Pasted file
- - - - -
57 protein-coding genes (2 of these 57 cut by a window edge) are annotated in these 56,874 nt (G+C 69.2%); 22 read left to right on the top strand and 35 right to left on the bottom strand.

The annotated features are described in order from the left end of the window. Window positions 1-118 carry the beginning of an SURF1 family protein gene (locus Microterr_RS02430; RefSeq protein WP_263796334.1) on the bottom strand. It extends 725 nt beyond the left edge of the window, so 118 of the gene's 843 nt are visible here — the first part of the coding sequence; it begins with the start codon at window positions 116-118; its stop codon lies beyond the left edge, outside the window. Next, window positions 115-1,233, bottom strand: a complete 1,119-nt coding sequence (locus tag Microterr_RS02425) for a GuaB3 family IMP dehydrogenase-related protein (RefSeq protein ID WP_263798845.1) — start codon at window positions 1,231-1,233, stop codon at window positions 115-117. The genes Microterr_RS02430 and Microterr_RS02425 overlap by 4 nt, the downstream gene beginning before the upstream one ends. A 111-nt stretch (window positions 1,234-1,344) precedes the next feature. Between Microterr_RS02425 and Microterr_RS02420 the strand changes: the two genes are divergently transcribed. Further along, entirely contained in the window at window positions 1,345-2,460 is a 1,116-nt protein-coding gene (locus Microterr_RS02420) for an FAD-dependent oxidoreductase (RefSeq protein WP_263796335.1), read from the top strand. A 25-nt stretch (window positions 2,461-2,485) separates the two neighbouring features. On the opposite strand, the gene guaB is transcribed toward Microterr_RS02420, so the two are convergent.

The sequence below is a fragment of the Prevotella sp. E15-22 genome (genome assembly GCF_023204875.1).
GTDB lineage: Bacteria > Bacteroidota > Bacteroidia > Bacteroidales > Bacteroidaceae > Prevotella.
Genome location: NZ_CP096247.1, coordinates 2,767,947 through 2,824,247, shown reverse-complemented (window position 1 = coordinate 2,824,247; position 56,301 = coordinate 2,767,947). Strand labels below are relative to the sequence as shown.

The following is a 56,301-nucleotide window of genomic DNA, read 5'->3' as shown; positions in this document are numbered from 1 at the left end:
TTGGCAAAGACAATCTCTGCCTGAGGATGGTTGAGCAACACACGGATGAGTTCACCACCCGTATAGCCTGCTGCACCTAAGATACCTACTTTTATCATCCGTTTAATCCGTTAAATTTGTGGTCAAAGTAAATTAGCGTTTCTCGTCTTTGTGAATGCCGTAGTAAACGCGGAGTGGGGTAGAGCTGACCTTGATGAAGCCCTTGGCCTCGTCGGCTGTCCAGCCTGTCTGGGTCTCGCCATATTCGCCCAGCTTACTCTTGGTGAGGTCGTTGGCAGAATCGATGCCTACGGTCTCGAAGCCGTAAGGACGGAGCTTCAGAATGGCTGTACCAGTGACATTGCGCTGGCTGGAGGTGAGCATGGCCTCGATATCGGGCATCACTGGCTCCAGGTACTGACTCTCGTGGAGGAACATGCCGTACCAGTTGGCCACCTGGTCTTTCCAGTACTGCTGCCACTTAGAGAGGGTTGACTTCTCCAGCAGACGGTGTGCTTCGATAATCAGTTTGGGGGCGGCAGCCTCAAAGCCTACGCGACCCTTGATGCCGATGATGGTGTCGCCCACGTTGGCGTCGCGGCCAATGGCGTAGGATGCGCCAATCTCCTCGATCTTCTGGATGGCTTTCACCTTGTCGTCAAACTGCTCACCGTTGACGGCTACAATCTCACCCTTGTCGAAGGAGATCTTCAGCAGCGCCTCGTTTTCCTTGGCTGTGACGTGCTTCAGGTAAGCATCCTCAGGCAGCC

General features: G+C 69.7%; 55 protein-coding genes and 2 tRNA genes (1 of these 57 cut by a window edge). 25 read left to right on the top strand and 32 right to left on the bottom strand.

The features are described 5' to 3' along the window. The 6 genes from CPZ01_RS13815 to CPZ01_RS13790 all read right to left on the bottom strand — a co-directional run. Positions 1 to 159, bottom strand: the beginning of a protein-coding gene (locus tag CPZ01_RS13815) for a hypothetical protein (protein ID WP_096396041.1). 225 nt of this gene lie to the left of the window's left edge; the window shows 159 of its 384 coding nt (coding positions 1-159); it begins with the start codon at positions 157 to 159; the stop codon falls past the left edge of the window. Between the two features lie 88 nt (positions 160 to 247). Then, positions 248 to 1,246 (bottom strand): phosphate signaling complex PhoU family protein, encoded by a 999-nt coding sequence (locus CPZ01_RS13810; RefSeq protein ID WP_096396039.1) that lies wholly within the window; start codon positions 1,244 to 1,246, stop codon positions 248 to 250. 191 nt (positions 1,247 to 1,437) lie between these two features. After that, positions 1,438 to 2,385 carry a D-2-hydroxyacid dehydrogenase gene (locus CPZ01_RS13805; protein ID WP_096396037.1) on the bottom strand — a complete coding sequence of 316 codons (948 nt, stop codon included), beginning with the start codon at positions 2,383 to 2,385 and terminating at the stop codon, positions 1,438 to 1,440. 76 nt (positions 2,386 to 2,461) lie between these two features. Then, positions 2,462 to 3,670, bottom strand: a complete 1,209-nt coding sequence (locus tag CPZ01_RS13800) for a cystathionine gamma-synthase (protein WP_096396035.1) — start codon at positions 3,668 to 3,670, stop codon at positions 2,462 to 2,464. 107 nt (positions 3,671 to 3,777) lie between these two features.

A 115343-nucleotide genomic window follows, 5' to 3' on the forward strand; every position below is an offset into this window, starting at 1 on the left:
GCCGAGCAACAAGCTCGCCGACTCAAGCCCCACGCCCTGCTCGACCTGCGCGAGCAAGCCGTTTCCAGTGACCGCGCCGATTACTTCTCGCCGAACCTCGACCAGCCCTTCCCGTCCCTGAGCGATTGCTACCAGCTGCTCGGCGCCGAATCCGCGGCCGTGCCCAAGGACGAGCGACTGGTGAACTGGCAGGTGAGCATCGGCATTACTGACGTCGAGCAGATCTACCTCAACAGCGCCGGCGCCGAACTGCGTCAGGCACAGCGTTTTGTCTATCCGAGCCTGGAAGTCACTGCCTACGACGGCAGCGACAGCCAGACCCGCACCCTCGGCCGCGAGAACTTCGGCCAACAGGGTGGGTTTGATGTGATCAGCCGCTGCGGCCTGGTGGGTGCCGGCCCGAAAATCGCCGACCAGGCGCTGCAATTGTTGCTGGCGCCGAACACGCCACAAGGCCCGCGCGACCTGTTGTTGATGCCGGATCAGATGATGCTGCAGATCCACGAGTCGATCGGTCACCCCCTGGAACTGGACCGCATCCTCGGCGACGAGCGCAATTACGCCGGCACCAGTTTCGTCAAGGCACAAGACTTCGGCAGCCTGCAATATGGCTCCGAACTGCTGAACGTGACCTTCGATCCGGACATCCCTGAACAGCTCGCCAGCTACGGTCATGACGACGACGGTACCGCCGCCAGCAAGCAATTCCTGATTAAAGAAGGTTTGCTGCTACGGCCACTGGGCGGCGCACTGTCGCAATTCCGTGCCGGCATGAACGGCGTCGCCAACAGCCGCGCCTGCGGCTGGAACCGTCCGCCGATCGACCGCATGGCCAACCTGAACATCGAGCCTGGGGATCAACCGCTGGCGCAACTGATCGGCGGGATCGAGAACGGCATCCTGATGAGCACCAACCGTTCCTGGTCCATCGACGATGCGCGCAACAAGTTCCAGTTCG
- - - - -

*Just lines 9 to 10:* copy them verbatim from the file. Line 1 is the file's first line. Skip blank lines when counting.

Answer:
The features are described 5' to 3' along the window. The 6 genes from CPZ01_RS13815 to CPZ01_RS13790 all read right to left on the bottom strand — a co-directional run. Positions 1 to 159, bottom strand: the beginning of a protein-coding gene (locus tag CPZ01_RS13815) for a hypothetical protein (protein ID WP_096396041.1). 225 nt of this gene lie to the left of the window's left edge; the window shows 159 of its 384 coding nt (coding positions 1-159); it begins with the start codon at positions 157 to 159; the stop codon falls past the left edge of the window. Between the two features lie 88 nt (positions 160 to 247). Then, positions 248 to 1,246 (bottom strand): phosphate signaling complex PhoU family protein, encoded by a 999-nt coding sequence (locus CPZ01_RS13810; RefSeq protein ID WP_096396039.1) that lies wholly within the window; start codon positions 1,244 to 1,246, stop codon positions 248 to 250. 191 nt (positions 1,247 to 1,437) lie between these two features. After that, positions 1,438 to 2,385 carry a D-2-hydroxyacid dehydrogenase gene (locus CPZ01_RS13805; protein ID WP_096396037.1) on the bottom strand — a complete coding sequence of 316 codons (948 nt, stop codon included), beginning with the start codon at positions 2,383 to 2,385 and terminating at the stop codon, positions 1,438 to 1,440. 76 nt (positions 2,386 to 2,461) lie between these two features. Then, positions 2,462 to 3,670, bottom strand: a complete 1,209-nt coding sequence (locus tag CPZ01_RS13800) for a cystathionine gamma-synthase (protein WP_096396035.1) — start codon at positions 3,668 to 3,670, stop codon at positions 2,462 to 2,464. 107 nt (positions 3,671 to 3,777) lie between these two features.

A 115343-nucleotide genomic window follows, 5' to 3' on the forward strand; every position below is an offset into this window, starting at 1 on the left: